You need this sorting before you proceed otherwise she will start to jib and a driving horse that jibs will quickly start seriously evading and then not wanting to be in harness at all. The consequences can be worse than a riding horse that has been extremely saddle sore and with severe back pain.

            What about the padded breastcollar would have made her chest sore?
            Several things:

            collar in the wrong position and particularly if it's on the points of her shoulder blades. A collar shouldn't interfere or be on the bones of the horse's shoulders.

            plastic/biothane (call it what you will) harness. Again I know many here will disagree with me, but it just doesn't have the give and flexibility to be as comfortable to wear. Think of the difference in wearing plastic shoes or leather shoes.

            sweaty or dirty horse. Grooming must be meticulous in areas such as where the collar fits. Salt from sweat or a little bit of dirt under the collar can rub. It's like having a grain of sand in your shoe. Feels like a boulder and rubs and hurts and blisters over time.

            To help avoid that you can use a fleece girth guard sleeve and just put it on the breast collar.

            Bad stitching on the harness. Sometimes there's stitching on the inside (horse side) of the harness and the stitching rubs.

            What needs to be adjusted to keeo it from continuing?
            Any or all of the above. Dependent on the root cause and it's the root cause you need to sort out.

            Her false martingale was loose, but I loosened it another hole today.
            Why has she got one at all??? Just take it off.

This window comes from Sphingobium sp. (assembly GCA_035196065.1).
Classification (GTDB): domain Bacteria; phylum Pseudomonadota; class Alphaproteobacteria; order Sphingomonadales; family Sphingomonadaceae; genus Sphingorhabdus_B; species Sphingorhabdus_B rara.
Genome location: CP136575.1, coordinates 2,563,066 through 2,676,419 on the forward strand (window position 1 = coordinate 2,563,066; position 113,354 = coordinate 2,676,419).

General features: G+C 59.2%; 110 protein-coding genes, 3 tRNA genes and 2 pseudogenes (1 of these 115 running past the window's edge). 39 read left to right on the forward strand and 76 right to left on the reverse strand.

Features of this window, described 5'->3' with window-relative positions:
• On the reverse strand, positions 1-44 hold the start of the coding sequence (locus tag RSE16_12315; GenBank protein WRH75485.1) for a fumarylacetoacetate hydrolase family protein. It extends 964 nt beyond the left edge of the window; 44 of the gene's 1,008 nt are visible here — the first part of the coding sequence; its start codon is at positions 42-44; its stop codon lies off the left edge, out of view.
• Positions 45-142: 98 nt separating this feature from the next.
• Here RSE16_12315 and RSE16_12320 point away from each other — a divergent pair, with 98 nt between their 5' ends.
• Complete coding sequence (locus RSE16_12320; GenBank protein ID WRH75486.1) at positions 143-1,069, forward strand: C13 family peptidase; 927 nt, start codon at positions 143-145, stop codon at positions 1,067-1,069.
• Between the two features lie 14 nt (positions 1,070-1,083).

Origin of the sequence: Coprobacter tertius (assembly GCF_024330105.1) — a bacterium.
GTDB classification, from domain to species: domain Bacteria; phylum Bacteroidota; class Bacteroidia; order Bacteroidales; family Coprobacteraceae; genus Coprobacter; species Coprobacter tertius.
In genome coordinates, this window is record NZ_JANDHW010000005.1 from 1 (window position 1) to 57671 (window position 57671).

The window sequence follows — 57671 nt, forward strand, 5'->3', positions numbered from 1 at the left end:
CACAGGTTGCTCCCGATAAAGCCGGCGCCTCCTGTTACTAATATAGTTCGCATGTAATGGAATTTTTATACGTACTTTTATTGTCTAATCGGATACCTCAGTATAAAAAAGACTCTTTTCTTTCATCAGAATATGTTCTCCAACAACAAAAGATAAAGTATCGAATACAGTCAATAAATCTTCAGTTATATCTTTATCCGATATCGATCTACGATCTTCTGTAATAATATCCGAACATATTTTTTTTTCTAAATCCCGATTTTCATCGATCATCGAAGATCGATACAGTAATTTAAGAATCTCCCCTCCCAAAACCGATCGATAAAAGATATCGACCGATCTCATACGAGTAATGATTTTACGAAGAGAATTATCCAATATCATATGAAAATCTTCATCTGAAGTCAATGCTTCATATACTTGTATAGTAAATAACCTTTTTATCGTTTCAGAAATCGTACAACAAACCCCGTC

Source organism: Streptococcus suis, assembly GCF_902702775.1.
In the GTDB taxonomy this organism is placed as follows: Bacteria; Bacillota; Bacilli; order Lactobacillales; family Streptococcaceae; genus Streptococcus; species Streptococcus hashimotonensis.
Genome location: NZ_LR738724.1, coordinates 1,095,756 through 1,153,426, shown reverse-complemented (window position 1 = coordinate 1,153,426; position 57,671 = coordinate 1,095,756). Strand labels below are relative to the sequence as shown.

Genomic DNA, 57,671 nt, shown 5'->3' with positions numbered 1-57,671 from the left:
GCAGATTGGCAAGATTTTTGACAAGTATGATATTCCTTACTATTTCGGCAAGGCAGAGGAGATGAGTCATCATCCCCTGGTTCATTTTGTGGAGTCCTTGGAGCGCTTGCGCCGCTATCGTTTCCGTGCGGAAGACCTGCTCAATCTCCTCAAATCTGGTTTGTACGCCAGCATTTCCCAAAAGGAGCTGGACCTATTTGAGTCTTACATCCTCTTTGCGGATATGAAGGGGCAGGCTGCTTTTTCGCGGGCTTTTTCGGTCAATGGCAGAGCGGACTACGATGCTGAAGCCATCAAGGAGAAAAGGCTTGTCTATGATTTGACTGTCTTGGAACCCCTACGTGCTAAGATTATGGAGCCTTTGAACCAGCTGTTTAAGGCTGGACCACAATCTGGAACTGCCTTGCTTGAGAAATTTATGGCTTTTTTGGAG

Could it be a line of draught problem?
            I doubt that would cause the horse to be sore on it's chest. From what I remember this is a big horse and the cart is not one you can balance well anyway but a horse of that size shouldn't struggle and be sore on her chest and shoulder because of that.

            Yesterday the cart was not balanced well, so I raised the tugs after the drive . Before today's drive, we adjusted the seat and I think we remedied that. The shafts are at the top of the bc padding. I can now move the tugs down another hole to get them in line with the bc. I don't want to change a bunch of things at once.
            If you want to post a photo with her standing on flat ground side on and you sitting in the vehicle we could comment more accurately about her harnessing and carriage balance.

            Also, she is not shod now and has no boots. Our roads look like blacktop, but are actually slurry sealed, which might be pinchy. She is fine walking, but when trotting sometimes wants to get over in the grassy berm. She is never lame. How long (time or miles) till we need foot protection?
            Depends on the horse: conformation and footform. Depends on the surfaces you're driving on. Depends on the terrain. Depends how often you drive. Though personally speaking I want traction for driving horses. So mine are all shod. If she's showing signs of not wanting to work on hard surfaces then don't mess about, get her shod.

            When going uphill, how much slack should there be in the breeching? That is so difficult for me to discern when she's standing still, not pulling.